Japanese consonant and vowel verbs

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The Japanese language has two types of regular verbs that involve the stem, and can be referred to as Japanese consonant and vowel verbs.

Verb groups[edit]

The two groups of verbs are:

  1. consonant-stem, godan-katsuyō (五段活用?, "5-class conjugation"), Group I, or -u verbs; and
  2. vowel-stem, ichidan-katsuyō (一段活用?, "1-class conjugation"), Group II, or -ru verbs.

Most verbs are consonant-stem, but vowel-stem verbs are also common, hence the numbering "Group I" (consonant-stem, more common) and "Group II" (vowel-stem, less common). Sometimes categorization is expanded to include "Group III" (special cases) for the irregular verbs する suru and 来る kuru; note however that there are other Japanese irregular verbs, though they are generally only slightly irregular.

Consonant-stem verbs end in -u (-au, -iu, -uu, -ou), -ku, -gu, -su, -tsu, -nu, -bu, -mu or -ru, but not -eu, -zu, -dzu, -hu, -pu, or the defective columns -yu or -wu.

All vowel-stem verbs end in either -iru or -eru. However, not all verbs ending in -iru or -eru are vowel-stem verbs; for example, hashiru, "run", is a consonant-stem verb. Verbs ending in -aru, -uru and -oru also exist, and are all consonant-stem.

The Japanese names ("5-class" and "1-class") are based on the number of vowel suffixes used to form verb roots for conjugations. Classical Japanese had more verb groups (such as 2-class and 4-class) which are archaic in Modern Japanese.

Conjugation[edit]

Consonant-stem verbs conjugate differently from the vowel-stem verbs. Consonant-stem verbs conjugate after a consonant, and vowel-stem verbs conjugate after a vowel, as can be seen in the following examples:

consonant-stem vowel-stem
Plain form yom.u ("read")
読む
hashir.u ("run")
走る
mi.ru ("see")
見る
tabe.ru ("eat")
食べる
Negative yom.anai
読まない
hashir.anai
走らない
mi.nai
見ない
tabe.nai
食べない
Polite form yom.imasu
読みます
hashir.imasu
走ります
mi.masu
見ます
tabe.masu
食べます
Potential form yom.eru
読める
hashir.eru
走れる
mi.rareru
見られる¹ ²
tabe.rareru
食べられる¹
Volitional form yom.ou
読もう
hashir.ou
走ろう
mi.you
見よう¹ ²
tabe.you
食べよう¹
  1. Note that colloquially the ら ra is dropped meaning these two become mireru and tabereru.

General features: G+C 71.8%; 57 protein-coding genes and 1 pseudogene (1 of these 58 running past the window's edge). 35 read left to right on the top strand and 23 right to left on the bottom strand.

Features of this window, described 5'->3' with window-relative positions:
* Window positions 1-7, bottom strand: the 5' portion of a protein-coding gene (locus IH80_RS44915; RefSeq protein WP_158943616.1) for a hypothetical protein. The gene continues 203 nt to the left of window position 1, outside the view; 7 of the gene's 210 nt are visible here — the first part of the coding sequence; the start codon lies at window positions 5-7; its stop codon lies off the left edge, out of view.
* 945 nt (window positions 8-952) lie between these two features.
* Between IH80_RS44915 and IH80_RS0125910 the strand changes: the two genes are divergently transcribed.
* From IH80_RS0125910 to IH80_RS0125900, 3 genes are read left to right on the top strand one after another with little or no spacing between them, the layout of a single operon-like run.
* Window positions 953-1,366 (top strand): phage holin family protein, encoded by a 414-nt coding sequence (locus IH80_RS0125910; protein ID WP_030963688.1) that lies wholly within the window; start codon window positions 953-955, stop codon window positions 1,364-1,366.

2. Can also be written as mi.eru. The difference is like the difference between "can see" and "can be seen."[1] Two consonant-stems that are also irregular are ik.eru/ik.areru ("can go") and kik.eru/kik.oeru ("can hear"). Other irregular verbs are suru->dekiru ("can do") and kuru->corareru ("can come").

Please see Japanese verb conjugations for all the verb forms. See also Japanese grammar: Verbs.

Consonant-stem verbs ending in -u (-au, -iu and -ou) may not appear to conjugate "after a consonant"; for example, the polite form of kau (買う, "buy") is kaimasu (ka.uka.imasu). However, the stem is in these cases technically considered to end in the consonant w. The w is normally suppressed, but surfaces in the negative form, as in kaw.anai ("does not buy"). Traditionally these verbs ended in -hu, which is still seen on occasion in historical kana usage, and thus unambiguously ended in h.

Terminology[edit]

The terms "consonant-stem" and "vowel-stem" come from considering the invariant part of the verb (the verb stem) on the basis of phonemes – concretely, by writing in rōmaji. This is an abstract perspective, as the consonant stem itself never occurs independently, but only with a following vowel, as Japanese words are formed of morae – concretely, writing in kana. For example, while the stem of yomu is yom-, the bare *yom is not an independent word.

The standard Japanese terms, ichidan and godan, literally "one row" and "five rows", more formally monograde and pentagrade, correspond to the number of different morae (kana) that appear in the stem forms of the verb, which are then optionally combined with a suffix to form a conjugated word. Formally, verbs are classified by which column of the gojūon their stem ends in, with vowel stem verbs further distinguished into i and e type. For example, 読む yomu is of マ行五段活用 ma-gyō go-dan katsuyō "ma-column five-row conjugation" type, as its stem form end in each of the five rows of the ま column, namely まみむめも:

  • 読ま よま yoma- as in yomanai (negative, irrealis),
  • 読み よみ yomi- as in yomimasu (polite non-past),
  • 読む よむ yomu- as in yomu (plain non-past; dictionary form),
  • 読め よめ yome- as in yomeba (conditional),
  • 読も よも yomo- as in yomō (yomou) (hortative/volitional).

Note that the volitional o stem is historically the negative a stem with euphonic sound change – and the o stem is only used for the volitional form – so these verbs were traditionally called 四段 yodan "four-row, tetragrade", omitting the o form.

While the above uses are the most common uses of the respective stems, they are used in various other ways, particularly the i stem – for example 読み物 yomi-mono "reading material"; compare 食べ物 tabe-mono "food" for vowel stem.